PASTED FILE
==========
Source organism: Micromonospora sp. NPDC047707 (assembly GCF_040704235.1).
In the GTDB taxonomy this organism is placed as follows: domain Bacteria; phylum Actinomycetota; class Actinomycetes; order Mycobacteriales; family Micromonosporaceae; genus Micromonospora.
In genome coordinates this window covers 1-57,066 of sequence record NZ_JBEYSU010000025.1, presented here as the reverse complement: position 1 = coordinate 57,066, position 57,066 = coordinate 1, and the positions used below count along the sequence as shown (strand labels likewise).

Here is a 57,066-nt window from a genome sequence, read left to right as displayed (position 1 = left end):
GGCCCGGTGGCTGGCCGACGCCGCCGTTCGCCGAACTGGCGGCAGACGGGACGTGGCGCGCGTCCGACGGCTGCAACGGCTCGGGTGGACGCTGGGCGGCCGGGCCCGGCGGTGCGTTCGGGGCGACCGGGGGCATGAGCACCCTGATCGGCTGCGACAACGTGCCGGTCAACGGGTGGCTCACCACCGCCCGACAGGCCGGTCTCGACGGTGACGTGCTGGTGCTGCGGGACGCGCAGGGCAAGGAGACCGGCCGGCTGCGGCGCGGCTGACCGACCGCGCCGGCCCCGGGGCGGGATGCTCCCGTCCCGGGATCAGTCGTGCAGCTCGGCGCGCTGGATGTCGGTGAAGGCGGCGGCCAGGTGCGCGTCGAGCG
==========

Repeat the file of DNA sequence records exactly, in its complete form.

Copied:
Source organism: Micromonospora sp. NPDC047707 (assembly GCF_040704235.1).
In the GTDB taxonomy this organism is placed as follows: domain Bacteria; phylum Actinomycetota; class Actinomycetes; order Mycobacteriales; family Micromonosporaceae; genus Micromonospora.
In genome coordinates this window covers 1-57,066 of sequence record NZ_JBEYSU010000025.1, presented here as the reverse complement: position 1 = coordinate 57,066, position 57,066 = coordinate 1, and the positions used below count along the sequence as shown (strand labels likewise).

Here is a 57,066-nt window from a genome sequence, read left to right as displayed (position 1 = left end):
GGCCCGGTGGCTGGCCGACGCCGCCGTTCGCCGAACTGGCGGCAGACGGGACGTGGCGCGCGTCCGACGGCTGCAACGGCTCGGGTGGACGCTGGGCGGCCGGGCCCGGCGGTGCGTTCGGGGCGACCGGGGGCATGAGCACCCTGATCGGCTGCGACAACGTGCCGGTCAACGGGTGGCTCACCACCGCCCGACAGGCCGGTCTCGACGGTGACGTGCTGGTGCTGCGGGACGCGCAGGGCAAGGAGACCGGCCGGCTGCGGCGCGGCTGACCGACCGCGCCGGCCCCGGGGCGGGATGCTCCCGTCCCGGGATCAGTCGTGCAGCTCGGCGCGCTGGATGTCGGTGAAGGCGGCGGCCAGGTGCGCGTCGAGCG